This Tumblr Artist Is Hilariously Pointing out How Far Gluten-Free Trends Have Gone

May 31st 2016

Lucy Tiven

As more and more Americans break up with gluten, one Tumblr artist is hilariously pointing out how far the fad of eliminating wheat has gone.

The Gluten Free Museum is a gallery of iconic works of art, advertisements, photographs, and scenes from film and TV — minus the gluten.

The site's anonymous creator plucked images from the annals of art history, as well as present-day pop culture sensations like "Pulp Fiction," "The Simpsons," and "Lady and the Tramp," and edited out all signs of the dreaded 'G-word.'

Cartoon dogs muse over an empty table, while the farmers of "American Gothic" are left looking a tad lost without their emblematic hay fork.



Cutting out gluten has effectively gone viral.

As ATTN: has previously reported, the gluten-free life has spread like wildfire in recent years. For those with Celiac Disease or gluten sensitivities — one and six percent of the population, respectively, according to U.S. News — eating gluten can have physically unpleasant and dangerous side effects.

But trendy gluten-free diets have spread far beyond those who suffer from these conditions, in part by suggesting that gluten-free foods are inherently healthier than their wheaty counterparts, which isn't always the case.

Are gluten-free foods healthier?

"Many people think that a gluten-free diet is healthier than the usual diet, which is not always true," Dr. Eyad Almallouhi, a pediatric gastroenterologist who recently co-authored a study on the pros and cons of going gluten-free, said at Digestive Disease Week, according to Live Science.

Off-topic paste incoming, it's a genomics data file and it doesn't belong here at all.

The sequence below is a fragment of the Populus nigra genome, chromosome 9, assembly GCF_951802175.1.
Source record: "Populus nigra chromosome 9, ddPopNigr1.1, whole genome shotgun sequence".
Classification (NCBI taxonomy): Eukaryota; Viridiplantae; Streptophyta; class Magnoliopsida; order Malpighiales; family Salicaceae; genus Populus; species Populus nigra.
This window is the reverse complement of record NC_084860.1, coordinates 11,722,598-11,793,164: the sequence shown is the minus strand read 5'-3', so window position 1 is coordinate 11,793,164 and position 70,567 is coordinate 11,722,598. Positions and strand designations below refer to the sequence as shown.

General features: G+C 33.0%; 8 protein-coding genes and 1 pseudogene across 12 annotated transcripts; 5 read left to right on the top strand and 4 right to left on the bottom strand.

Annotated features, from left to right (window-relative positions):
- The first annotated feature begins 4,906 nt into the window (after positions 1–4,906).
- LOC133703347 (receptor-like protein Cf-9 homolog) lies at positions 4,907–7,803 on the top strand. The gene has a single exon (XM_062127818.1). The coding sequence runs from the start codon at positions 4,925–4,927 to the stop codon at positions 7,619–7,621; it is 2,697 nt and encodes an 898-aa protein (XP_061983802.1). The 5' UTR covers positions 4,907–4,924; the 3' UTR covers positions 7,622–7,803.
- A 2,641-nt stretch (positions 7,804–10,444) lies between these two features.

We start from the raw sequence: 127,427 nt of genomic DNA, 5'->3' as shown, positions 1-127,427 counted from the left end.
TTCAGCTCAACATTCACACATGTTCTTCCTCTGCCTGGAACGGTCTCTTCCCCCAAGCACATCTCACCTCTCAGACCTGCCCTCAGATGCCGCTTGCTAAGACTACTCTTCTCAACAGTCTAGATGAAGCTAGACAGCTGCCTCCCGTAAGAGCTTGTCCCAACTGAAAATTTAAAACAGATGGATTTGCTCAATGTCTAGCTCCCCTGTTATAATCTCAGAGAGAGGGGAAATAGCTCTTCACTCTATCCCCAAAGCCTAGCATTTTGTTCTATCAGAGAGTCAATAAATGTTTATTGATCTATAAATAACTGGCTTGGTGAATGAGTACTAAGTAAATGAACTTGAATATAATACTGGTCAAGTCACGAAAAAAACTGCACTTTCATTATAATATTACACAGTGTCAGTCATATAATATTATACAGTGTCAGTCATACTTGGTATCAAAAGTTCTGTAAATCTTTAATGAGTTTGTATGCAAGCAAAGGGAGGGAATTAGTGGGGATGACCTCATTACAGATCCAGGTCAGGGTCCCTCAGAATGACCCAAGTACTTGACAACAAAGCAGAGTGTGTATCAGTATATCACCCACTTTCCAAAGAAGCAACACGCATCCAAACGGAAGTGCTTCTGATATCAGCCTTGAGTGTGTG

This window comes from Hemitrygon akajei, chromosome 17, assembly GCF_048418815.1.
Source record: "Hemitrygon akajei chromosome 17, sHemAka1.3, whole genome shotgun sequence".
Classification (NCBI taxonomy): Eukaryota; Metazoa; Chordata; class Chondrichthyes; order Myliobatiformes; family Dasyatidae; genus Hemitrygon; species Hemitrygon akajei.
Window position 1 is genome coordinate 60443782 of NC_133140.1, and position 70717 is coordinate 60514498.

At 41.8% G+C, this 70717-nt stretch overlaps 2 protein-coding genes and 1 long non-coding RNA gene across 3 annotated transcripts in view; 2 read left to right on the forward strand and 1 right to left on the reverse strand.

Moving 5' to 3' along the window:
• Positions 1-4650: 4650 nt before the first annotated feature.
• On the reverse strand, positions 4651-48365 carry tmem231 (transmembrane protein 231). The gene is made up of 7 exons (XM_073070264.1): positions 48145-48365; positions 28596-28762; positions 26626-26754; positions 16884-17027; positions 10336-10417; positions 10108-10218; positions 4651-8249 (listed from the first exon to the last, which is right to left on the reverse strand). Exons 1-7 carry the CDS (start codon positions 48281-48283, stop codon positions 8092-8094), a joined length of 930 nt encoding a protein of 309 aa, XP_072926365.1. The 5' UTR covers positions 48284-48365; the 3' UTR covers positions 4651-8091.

The study specifically addressed how gluten-free and gluten-rich foods benefited children's diets. Almallouhi emphasized that gluten-free foods aren't necessarily healthier for kids — they can lack important vitamins and minerals present in their gluten rich alternatives, and even contain more calories.

"Many gluten-free products are higher in calories, fat, sodium and sugar because they need to enhance the flavor and texture to make up for the lack of gluten," registered dietitian Marina Chaparro, a spokesperson for the Academy of Nutrition and Dietetics, told U.S. News.

Studies have also linked gluten-free diets have to folate, thiamine, and iron deficiencies.

Still, science-be-damned, the gluten free gospel lives on.

"In a global survey of 30,000 people last year, fully 21 percent said that 'gluten free' was a 'very important' characteristic in their food choices," the Atlantic observed in March 2016. "Among Millennials, the number is closer to one in three."

People are opting-out of gluten all across the socioeconomic spectrum — "in households earning more than $75,000 just the same as those earning less than $30,000, and almost evenly among educational attainment," the Atlantic reported. "The most common justification for doing so: 'no reason.'"

“You have the gluten-free industry speaking with a megaphone,” gastroenterologist Norelle Rizkalla Reilly, who published a chart on the popularity of search terms related to celiac disease and gluten-free foods in the Journal of Pediatrics, told the Atlantic. “And we're trying to do our part to put accurate information into circulation.”

[H/T Dazed]